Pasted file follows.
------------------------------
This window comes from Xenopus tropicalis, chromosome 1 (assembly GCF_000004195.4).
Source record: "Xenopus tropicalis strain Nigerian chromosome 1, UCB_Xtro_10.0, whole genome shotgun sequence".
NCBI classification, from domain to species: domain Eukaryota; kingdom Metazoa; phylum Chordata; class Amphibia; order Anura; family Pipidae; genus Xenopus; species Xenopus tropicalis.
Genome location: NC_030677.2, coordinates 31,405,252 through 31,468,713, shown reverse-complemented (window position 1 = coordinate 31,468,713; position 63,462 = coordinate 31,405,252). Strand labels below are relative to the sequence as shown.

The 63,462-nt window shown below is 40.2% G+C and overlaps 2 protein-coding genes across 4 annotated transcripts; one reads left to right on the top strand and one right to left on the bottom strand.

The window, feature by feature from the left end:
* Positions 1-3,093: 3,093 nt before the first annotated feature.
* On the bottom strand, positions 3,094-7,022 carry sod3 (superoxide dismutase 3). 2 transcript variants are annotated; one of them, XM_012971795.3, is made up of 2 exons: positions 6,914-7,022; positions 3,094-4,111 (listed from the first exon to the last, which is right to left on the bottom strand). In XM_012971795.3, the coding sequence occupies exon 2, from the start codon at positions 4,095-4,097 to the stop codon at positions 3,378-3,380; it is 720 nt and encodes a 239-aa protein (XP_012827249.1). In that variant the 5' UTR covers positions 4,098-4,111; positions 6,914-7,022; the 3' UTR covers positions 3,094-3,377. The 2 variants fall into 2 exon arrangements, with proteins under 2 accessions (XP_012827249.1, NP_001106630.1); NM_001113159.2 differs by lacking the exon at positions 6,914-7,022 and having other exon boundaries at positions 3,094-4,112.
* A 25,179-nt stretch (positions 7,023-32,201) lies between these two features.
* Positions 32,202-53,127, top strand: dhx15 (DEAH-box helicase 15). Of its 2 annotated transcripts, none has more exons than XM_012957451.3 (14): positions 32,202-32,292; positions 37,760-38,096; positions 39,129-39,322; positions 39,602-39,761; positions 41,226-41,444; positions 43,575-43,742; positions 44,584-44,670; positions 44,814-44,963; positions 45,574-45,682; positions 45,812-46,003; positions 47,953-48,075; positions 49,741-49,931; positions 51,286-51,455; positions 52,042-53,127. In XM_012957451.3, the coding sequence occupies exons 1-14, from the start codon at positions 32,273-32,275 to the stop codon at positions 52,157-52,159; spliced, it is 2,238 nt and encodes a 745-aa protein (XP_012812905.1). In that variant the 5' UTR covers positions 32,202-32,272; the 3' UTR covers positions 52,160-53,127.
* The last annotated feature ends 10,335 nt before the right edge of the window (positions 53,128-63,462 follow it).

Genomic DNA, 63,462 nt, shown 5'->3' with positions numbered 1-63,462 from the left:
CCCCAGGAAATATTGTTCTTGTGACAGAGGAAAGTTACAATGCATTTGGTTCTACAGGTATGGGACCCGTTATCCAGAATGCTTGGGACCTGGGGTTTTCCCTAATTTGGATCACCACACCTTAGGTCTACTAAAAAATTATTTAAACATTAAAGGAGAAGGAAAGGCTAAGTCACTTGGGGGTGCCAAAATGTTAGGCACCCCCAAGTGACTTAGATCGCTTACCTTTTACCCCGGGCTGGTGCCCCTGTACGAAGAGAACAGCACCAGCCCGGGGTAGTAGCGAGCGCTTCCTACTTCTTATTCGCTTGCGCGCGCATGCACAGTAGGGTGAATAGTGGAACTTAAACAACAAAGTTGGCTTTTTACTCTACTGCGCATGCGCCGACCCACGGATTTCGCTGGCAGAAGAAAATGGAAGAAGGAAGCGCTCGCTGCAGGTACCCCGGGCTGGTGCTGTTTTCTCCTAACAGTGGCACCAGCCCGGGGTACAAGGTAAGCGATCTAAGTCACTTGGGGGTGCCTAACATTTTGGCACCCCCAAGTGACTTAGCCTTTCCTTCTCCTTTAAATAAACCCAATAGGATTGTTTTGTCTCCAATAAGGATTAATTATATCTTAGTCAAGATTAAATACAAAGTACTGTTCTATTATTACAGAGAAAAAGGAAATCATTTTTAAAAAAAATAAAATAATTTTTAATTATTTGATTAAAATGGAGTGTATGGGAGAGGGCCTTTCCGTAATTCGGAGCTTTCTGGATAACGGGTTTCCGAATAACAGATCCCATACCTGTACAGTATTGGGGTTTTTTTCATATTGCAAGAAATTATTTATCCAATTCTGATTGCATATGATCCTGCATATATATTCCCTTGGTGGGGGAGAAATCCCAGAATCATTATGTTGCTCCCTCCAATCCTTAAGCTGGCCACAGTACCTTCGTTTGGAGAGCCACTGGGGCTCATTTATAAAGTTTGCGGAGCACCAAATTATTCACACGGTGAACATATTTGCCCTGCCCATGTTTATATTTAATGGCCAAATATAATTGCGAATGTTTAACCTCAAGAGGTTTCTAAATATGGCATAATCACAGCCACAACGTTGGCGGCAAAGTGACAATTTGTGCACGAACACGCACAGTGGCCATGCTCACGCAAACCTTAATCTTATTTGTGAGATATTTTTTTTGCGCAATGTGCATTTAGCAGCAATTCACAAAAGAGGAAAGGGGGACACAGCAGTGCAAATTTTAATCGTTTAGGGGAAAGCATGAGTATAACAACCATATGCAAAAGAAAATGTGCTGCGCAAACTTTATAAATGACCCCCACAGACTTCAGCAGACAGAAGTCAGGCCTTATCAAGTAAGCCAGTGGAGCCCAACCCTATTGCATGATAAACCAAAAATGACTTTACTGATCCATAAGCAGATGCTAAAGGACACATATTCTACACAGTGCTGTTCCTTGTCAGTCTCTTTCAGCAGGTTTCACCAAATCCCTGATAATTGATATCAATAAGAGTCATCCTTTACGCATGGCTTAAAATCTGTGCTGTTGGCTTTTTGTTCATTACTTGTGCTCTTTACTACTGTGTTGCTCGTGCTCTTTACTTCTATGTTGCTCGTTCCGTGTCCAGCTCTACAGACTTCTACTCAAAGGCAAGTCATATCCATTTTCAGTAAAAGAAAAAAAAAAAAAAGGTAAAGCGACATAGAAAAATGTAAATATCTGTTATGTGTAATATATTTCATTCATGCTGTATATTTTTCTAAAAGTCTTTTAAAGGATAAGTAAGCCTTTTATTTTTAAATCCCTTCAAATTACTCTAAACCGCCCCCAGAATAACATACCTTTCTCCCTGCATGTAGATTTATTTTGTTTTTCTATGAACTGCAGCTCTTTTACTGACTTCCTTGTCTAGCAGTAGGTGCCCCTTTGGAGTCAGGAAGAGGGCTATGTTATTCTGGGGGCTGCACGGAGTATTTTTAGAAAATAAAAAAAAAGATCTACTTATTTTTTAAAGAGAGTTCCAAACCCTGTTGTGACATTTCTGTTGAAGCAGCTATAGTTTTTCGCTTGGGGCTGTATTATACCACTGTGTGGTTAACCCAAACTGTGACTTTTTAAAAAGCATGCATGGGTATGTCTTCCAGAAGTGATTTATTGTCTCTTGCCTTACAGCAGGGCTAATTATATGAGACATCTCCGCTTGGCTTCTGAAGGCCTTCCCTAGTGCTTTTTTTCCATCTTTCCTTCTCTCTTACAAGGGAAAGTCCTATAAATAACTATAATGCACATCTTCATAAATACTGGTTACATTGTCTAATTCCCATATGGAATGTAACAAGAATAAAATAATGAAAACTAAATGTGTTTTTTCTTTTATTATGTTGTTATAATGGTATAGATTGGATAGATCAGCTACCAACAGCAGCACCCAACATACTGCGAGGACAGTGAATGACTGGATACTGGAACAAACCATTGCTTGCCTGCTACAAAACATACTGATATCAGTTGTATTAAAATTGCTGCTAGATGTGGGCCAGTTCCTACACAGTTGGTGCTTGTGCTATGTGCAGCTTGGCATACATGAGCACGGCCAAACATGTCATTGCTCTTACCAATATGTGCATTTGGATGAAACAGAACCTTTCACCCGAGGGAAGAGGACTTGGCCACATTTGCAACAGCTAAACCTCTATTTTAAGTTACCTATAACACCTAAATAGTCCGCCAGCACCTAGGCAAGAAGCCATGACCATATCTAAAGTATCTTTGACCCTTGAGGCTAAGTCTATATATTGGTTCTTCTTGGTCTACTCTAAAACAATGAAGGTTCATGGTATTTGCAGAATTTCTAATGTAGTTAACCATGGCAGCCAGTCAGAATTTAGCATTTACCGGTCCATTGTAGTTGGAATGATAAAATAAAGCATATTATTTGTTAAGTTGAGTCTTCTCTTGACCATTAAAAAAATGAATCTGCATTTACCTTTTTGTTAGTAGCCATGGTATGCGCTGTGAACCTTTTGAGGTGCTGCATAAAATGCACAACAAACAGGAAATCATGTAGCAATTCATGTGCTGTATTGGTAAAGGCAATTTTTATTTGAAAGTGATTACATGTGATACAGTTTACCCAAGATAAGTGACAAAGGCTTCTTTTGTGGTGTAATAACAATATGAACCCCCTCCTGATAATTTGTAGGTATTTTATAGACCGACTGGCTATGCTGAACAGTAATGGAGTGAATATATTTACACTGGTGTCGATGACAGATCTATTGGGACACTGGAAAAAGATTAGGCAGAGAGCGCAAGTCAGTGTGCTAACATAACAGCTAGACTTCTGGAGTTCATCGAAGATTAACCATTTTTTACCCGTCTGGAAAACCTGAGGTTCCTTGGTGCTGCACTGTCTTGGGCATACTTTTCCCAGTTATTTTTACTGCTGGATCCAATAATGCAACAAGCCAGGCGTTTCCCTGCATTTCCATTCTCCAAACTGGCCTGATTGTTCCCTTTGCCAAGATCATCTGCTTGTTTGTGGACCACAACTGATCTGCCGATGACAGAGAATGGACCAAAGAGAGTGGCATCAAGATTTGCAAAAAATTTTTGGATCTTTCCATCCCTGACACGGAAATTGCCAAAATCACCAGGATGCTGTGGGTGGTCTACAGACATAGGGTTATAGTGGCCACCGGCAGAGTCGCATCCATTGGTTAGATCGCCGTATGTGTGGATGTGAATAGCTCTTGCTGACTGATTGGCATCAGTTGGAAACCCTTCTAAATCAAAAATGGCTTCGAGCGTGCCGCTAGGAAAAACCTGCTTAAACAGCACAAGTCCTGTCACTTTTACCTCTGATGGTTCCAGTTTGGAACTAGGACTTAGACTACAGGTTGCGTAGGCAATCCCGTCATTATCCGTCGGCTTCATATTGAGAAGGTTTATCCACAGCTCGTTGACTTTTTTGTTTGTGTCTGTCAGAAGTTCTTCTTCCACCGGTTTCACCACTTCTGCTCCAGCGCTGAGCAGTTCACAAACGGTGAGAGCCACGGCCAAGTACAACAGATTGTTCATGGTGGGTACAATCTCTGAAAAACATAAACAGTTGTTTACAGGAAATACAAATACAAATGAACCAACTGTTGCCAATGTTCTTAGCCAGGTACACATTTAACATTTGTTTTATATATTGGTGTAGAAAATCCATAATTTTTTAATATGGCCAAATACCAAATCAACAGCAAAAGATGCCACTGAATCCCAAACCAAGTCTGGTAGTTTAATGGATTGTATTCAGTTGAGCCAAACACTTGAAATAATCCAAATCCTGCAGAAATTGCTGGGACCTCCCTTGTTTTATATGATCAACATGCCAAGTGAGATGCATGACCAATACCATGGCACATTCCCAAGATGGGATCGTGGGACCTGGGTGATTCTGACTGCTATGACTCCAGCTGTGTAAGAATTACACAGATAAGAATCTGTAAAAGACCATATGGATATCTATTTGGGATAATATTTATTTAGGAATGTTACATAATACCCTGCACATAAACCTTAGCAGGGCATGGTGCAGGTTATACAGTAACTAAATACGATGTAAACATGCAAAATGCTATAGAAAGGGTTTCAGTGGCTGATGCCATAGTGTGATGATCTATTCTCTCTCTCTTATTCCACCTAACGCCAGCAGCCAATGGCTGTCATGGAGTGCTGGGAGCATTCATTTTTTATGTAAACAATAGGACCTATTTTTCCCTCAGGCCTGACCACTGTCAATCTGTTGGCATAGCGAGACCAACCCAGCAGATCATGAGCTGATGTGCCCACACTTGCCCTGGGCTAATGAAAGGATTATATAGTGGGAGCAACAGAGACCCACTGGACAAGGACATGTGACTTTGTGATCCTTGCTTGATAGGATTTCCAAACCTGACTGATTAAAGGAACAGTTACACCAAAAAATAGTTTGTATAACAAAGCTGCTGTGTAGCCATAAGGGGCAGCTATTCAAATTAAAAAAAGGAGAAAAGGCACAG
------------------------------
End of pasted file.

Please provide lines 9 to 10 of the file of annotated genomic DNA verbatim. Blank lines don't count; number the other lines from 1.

* A 25,179-nt stretch (positions 7,023-32,201) lies between these two features.
* Positions 32,202-53,127, top strand: dhx15 (DEAH-box helicase 15). Of its 2 annotated transcripts, none has more exons than XM_012957451.3 (14): positions 32,202-32,292; positions 37,760-38,096; positions 39,129-39,322; positions 39,602-39,761; positions 41,226-41,444; positions 43,575-43,742; positions 44,584-44,670; positions 44,814-44,963; positions 45,574-45,682; positions 45,812-46,003; positions 47,953-48,075; positions 49,741-49,931; positions 51,286-51,455; positions 52,042-53,127. In XM_012957451.3, the coding sequence occupies exons 1-14, from the start codon at positions 32,273-32,275 to the stop codon at positions 52,157-52,159; spliced, it is 2,238 nt and encodes a 745-aa protein (XP_012812905.1). In that variant the 5' UTR covers positions 32,202-32,272; the 3' UTR covers positions 52,160-53,127.